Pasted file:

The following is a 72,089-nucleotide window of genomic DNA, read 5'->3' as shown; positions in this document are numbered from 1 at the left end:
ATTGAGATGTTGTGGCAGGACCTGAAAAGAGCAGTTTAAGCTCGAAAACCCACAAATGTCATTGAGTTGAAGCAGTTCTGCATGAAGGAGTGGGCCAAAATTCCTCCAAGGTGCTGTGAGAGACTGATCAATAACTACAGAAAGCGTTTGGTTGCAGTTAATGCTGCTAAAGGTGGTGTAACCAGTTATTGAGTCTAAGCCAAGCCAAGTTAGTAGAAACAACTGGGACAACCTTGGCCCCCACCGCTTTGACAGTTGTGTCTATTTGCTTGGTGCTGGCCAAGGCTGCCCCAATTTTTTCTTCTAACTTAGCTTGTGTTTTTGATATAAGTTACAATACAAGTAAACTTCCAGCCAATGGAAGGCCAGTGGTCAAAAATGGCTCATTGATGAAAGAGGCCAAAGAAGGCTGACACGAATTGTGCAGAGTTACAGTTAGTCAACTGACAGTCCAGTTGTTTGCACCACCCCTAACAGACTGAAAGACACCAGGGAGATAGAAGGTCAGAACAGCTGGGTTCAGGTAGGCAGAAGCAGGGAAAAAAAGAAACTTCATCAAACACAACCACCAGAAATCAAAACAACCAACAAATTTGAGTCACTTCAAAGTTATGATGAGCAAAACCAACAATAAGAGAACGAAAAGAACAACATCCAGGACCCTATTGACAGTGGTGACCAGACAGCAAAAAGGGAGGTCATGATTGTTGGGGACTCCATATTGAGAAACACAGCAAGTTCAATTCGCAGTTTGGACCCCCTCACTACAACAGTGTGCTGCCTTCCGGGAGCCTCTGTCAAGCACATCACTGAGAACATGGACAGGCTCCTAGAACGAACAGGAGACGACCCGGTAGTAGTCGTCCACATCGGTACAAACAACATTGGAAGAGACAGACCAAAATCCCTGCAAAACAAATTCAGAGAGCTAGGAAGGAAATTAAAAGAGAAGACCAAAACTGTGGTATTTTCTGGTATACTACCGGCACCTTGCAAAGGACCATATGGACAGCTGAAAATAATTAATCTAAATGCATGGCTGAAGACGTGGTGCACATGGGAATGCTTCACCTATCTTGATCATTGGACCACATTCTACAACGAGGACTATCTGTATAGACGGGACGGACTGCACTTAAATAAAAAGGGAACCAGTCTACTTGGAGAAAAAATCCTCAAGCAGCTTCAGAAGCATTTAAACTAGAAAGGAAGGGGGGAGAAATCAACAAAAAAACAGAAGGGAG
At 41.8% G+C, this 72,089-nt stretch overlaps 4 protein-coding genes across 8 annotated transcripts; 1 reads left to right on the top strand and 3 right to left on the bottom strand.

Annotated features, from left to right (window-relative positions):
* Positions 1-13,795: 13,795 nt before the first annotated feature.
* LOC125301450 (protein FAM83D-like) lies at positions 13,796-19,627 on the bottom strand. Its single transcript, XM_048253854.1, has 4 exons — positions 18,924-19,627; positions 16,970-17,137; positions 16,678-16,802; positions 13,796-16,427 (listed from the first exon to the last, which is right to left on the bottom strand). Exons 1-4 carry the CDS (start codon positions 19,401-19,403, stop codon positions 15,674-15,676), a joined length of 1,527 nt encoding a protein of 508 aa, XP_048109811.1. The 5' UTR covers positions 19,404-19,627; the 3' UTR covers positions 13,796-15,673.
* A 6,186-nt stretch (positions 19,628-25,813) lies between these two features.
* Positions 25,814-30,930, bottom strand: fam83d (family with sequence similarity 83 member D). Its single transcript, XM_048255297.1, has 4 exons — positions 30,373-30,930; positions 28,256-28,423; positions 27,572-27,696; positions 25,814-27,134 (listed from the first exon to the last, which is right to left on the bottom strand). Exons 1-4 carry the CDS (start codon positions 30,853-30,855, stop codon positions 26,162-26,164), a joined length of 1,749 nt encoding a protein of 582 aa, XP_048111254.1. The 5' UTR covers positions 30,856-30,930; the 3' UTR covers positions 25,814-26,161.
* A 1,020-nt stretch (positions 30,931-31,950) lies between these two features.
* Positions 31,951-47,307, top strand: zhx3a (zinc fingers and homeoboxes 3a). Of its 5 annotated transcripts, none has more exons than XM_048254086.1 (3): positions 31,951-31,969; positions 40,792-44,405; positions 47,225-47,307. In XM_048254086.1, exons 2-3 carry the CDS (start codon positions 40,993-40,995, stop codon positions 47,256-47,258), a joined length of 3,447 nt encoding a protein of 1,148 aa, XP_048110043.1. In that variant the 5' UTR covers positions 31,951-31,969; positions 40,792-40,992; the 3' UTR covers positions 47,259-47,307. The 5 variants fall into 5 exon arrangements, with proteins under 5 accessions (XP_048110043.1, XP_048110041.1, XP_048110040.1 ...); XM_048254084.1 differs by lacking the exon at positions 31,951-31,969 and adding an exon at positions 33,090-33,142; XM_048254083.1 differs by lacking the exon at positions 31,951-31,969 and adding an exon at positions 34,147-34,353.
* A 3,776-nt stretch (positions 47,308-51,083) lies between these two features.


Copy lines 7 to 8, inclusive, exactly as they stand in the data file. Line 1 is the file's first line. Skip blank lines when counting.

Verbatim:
* A 6,186-nt stretch (positions 19,628-25,813) lies between these two features.
* Positions 25,814-30,930, bottom strand: fam83d (family with sequence similarity 83 member D). Its single transcript, XM_048255297.1, has 4 exons — positions 30,373-30,930; positions 28,256-28,423; positions 27,572-27,696; positions 25,814-27,134 (listed from the first exon to the last, which is right to left on the bottom strand). Exons 1-4 carry the CDS (start codon positions 30,853-30,855, stop codon positions 26,162-26,164), a joined length of 1,749 nt encoding a protein of 582 aa, XP_048111254.1. The 5' UTR covers positions 30,856-30,930; the 3' UTR covers positions 25,814-26,161.